If your teen has been arrested for a crime in New York, you may be concerned about the possible penalties, as well as the potential effects on your child’s future. However, there are options available, such as youthful offender status, that may help protect your teen. Being treated as a youthful offender may give your teen the chance to pay for his or her mistakes, and then overcome them.
According to the New York State Unified Court System, to be treated as a youthful offender, your teen must have been between the ages of 14-years-old and 18-years-old when the crime was committed. Additionally, he or she cannot have had any prior convictions, nor can he or she have been previously treated as a youthful offender.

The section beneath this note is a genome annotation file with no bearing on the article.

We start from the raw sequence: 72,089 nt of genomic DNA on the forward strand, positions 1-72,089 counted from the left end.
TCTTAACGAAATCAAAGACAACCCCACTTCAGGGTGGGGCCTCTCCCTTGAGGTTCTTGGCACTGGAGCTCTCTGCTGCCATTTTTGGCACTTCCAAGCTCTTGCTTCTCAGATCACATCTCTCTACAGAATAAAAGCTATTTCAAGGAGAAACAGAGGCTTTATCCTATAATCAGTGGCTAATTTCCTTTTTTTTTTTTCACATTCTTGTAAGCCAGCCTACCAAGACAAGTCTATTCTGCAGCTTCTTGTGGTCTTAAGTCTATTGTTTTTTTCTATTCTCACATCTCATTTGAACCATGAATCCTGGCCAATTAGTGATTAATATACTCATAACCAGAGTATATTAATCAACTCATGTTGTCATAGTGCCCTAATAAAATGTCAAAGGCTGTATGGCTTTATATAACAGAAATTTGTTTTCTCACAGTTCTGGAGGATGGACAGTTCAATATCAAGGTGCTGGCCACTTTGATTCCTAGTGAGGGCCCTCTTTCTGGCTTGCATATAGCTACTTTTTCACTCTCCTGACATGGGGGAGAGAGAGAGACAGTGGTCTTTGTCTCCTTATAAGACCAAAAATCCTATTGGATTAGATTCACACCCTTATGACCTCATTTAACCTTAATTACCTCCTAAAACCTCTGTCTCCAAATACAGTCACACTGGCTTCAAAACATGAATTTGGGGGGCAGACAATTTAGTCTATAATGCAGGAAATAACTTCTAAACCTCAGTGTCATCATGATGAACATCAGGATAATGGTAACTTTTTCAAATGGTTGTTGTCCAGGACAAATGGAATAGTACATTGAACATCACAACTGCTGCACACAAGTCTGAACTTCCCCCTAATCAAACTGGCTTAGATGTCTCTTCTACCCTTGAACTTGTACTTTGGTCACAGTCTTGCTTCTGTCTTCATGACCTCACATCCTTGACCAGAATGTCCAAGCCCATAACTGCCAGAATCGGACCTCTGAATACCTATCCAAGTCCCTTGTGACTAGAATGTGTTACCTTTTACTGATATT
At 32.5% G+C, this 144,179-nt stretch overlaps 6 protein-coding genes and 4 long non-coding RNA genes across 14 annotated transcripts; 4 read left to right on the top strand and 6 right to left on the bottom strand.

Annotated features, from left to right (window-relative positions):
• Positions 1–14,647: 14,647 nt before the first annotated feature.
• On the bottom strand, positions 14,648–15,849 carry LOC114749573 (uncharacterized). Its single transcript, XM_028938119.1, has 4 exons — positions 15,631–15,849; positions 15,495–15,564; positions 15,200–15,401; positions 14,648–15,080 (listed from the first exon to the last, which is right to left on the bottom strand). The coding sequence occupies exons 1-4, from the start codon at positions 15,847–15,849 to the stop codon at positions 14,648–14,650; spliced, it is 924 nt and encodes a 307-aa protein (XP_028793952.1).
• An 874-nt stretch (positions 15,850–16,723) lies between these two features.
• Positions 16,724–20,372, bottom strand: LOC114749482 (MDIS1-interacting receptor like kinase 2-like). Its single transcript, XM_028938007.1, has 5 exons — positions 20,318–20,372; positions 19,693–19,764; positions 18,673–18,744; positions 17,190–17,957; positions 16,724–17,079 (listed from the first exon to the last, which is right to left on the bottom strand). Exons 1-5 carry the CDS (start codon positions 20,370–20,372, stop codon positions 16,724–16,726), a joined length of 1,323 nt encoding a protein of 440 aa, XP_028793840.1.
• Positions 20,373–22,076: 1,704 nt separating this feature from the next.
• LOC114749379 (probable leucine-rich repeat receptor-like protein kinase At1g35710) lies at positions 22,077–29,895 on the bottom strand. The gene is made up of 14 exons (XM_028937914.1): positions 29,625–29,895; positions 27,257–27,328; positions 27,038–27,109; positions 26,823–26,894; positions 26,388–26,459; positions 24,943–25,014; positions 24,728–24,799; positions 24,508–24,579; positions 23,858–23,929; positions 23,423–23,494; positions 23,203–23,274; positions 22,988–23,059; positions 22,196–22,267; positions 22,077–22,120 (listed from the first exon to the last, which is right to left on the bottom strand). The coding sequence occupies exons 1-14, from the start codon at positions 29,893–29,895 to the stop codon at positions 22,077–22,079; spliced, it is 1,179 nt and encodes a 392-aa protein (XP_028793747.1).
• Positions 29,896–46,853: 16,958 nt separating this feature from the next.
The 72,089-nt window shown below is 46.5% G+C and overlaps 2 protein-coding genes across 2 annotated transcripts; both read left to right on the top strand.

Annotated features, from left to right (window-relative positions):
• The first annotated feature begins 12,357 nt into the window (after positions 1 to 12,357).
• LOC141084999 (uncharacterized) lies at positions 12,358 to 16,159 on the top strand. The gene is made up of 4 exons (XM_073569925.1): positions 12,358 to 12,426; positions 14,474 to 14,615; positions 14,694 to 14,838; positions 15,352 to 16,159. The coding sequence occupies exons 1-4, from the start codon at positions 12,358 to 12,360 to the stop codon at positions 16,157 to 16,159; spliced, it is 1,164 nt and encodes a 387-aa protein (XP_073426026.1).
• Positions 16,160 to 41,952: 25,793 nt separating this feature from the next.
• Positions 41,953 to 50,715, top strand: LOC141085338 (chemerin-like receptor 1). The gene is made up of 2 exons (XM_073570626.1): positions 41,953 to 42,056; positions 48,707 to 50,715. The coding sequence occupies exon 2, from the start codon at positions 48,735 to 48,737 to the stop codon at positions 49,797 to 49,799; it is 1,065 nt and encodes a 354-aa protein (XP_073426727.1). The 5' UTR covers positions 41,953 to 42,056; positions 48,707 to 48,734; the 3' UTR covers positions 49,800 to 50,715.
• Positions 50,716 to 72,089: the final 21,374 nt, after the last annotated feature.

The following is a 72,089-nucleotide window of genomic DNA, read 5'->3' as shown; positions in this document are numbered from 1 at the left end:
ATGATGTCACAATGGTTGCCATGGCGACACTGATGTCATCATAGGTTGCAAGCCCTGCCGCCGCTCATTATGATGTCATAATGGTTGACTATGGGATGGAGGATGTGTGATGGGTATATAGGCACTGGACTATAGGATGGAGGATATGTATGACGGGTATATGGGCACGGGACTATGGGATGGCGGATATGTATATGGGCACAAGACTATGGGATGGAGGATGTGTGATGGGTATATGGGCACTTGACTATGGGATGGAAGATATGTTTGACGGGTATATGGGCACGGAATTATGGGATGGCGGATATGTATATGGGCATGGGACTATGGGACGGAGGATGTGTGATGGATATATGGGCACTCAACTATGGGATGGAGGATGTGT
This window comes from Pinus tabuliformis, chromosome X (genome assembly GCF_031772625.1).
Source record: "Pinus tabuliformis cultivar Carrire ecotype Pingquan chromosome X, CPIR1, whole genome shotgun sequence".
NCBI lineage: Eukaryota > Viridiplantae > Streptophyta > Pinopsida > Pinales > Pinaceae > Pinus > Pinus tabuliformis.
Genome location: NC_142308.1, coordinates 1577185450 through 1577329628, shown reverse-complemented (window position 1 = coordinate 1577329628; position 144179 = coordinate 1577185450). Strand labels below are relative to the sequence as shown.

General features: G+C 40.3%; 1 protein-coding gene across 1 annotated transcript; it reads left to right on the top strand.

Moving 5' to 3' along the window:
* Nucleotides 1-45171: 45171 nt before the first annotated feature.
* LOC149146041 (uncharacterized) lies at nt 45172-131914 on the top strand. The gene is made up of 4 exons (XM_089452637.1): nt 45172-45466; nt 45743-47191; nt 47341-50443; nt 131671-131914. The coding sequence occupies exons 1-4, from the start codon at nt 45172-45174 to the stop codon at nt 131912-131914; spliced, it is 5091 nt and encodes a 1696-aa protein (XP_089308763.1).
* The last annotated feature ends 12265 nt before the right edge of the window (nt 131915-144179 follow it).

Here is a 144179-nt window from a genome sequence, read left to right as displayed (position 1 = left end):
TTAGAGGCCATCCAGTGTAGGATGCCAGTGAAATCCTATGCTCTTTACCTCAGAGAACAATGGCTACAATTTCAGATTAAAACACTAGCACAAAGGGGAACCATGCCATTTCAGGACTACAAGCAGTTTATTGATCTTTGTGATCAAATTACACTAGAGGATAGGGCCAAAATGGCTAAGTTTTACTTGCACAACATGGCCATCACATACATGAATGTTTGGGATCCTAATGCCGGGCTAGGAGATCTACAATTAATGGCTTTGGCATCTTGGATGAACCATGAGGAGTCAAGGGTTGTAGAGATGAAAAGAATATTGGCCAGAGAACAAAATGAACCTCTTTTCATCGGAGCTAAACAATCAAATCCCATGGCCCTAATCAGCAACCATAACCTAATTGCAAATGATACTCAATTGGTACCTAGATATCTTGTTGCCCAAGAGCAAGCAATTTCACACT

Youths accused of serious violent offenses and other felony crimes who meet the necessary requirements are not guaranteed youthful offender status. Rather, it may be given at the discretion of the judge.
There are several benefits to receiving youthful offender status. Even if the result of a felony offense, youthful offender records are not criminal records and they are automatically sealed. Further, if your teen is treated as a youthful offender, he or she will not be required to report these records as criminal convictions on their school or employment applications. Unlike some criminal convictions, being granted this status does not disqualify teens from holding public jobs or serving in public office, regardless of the offense they are convicted of.
The information included in this post is intended for general purposes only and is not meant as legal advice.